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Q&A for Consumers: Hand Sanitizers and COVID-19

The FDA is working with U.S. government partners including the Centers for Disease Control and Prevention (CDC), medical product manufacturers, and international partners to address the coronavirus disease 2019 (COVID-19) outbreak.

Find the most recent FDA updates on the Coronavirus Disease 2019 page.

Q. Is hand sanitizer effective against COVID-19?

A:  The best way to prevent the spread of infections and decrease the risk of getting sick is by washing your hands with plain soap and water, advises the Centers for Disease Control and Prevention (CDC). Washing hands often with soap and water for at least 20 seconds is essential, especially after going to the bathroom; before eating; and after coughing, sneezing, or blowing one’s nose. If soap and water are not available, CDC recommends consumers use an alcohol-based hand sanitizer that contains at least 60% alcohol.

            View CDC Handwashing Recommendations at cdc.gov/handwashing/

Q. Should I be using antibacterial soap to wash my hands?

A: The best way to prevent the spread of infections and decrease the risk of getting sick is by washing your hands with plain soap and water, advises the Centers for Disease Control and Prevention (CDC). Washing hands often with soap and water for at least 20 seconds is essential, especially after going to the bathroom; before eating; and after coughing, sneezing, or blowing one’s nose. There is currently no evidence that consumer antiseptic wash products (also known as antibacterial soaps) are any more effective at preventing illness than washing with plain soap and water. In fact, some data suggests that antibacterial ingredients could do more harm than good in the long-term and more research is needed.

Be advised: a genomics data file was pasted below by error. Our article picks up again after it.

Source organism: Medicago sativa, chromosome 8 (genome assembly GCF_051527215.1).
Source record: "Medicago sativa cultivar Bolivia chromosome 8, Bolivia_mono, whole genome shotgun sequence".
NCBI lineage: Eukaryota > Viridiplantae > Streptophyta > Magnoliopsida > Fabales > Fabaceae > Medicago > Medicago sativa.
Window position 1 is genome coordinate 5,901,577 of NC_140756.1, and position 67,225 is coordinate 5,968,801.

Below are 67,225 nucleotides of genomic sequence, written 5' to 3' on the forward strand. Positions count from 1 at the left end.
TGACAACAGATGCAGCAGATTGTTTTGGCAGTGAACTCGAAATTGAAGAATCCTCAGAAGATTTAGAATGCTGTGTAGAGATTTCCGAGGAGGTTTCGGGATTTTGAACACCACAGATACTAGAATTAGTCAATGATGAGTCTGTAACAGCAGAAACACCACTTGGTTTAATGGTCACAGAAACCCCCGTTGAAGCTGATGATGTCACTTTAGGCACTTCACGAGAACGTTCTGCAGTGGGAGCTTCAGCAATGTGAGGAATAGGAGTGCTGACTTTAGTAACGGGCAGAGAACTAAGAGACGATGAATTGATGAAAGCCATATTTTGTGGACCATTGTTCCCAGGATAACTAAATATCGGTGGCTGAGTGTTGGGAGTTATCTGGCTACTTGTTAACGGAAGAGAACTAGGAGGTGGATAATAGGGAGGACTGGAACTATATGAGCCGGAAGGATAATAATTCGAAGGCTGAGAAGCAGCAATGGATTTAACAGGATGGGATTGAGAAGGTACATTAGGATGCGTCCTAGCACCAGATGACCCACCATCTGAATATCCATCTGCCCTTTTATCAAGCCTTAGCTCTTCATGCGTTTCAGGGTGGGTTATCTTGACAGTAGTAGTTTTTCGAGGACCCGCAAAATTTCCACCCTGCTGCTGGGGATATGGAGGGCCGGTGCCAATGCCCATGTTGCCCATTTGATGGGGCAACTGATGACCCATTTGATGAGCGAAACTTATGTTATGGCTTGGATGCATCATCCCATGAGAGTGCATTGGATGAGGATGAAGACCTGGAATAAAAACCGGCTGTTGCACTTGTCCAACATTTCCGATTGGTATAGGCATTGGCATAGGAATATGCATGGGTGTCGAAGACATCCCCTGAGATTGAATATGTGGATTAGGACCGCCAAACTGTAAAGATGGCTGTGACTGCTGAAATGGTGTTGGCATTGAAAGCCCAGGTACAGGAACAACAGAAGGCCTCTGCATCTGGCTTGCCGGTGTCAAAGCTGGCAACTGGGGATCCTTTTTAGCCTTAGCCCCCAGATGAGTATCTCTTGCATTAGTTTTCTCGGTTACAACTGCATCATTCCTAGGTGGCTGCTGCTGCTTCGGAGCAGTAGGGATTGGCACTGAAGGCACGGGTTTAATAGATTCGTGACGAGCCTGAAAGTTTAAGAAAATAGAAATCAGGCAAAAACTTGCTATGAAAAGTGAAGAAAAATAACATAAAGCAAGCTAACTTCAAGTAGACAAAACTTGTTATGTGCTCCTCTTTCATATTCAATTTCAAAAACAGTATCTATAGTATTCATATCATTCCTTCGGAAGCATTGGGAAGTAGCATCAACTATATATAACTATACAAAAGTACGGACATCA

For additional information, see Topical Antiseptic Products: Hand Sanitizers and Antibacterial Soaps.

Q. Many surface cleaners and disinfectants say they can be used against SARS-CoV-2. What does this mean? Can I use these products on my hands or body to prevent or treat the virus?

A:  Always follow the instructions on household cleaners. Do not use disinfectant sprays or wipes on your skin because they may cause skin and eye irritation. Disinfectant sprays or wipes are not intended for use on humans or animals. Disinfectant sprays or wipes are intended for use on hard, non-porous surfaces.

View the current list of products that meet EPA’s criteria for use against SARS-CoV-2, the cause of COVID-19.

Q. Where should hand sanitizer be stored?

A:   Hand sanitizer should be stored out of reach, and sight, of children. It should not be stored above 105°F (for example, it should not be stored in a car during the summer months).

Visit fda.gov/ to read more Q&A’s for Consumers: Hand Sanitizers and COVID-19